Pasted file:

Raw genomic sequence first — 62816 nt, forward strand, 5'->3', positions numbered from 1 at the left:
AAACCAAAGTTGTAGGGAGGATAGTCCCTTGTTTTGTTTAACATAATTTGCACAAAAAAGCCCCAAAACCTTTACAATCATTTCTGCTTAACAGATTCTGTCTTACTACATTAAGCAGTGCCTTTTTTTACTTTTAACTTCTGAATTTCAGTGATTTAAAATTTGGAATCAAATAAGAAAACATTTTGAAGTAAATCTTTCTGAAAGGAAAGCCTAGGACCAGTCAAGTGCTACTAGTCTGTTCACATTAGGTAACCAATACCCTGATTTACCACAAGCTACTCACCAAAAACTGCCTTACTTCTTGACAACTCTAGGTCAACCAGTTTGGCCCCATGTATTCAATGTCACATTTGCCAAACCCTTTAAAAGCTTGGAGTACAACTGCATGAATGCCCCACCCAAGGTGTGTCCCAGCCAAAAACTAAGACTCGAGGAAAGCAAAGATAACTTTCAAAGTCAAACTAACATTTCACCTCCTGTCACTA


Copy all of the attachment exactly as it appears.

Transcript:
Raw genomic sequence first — 62816 nt, forward strand, 5'->3', positions numbered from 1 at the left:
AAACCAAAGTTGTAGGGAGGATAGTCCCTTGTTTTGTTTAACATAATTTGCACAAAAAAGCCCCAAAACCTTTACAATCATTTCTGCTTAACAGATTCTGTCTTACTACATTAAGCAGTGCCTTTTTTTACTTTTAACTTCTGAATTTCAGTGATTTAAAATTTGGAATCAAATAAGAAAACATTTTGAAGTAAATCTTTCTGAAAGGAAAGCCTAGGACCAGTCAAGTGCTACTAGTCTGTTCACATTAGGTAACCAATACCCTGATTTACCACAAGCTACTCACCAAAAACTGCCTTACTTCTTGACAACTCTAGGTCAACCAGTTTGGCCCCATGTATTCAATGTCACATTTGCCAAACCCTTTAAAAGCTTGGAGTACAACTGCATGAATGCCCCACCCAAGGTGTGTCCCAGCCAAAAACTAAGACTCGAGGAAAGCAAAGATAACTTTCAAAGTCAAACTAACATTTCACCTCCTGTCACTA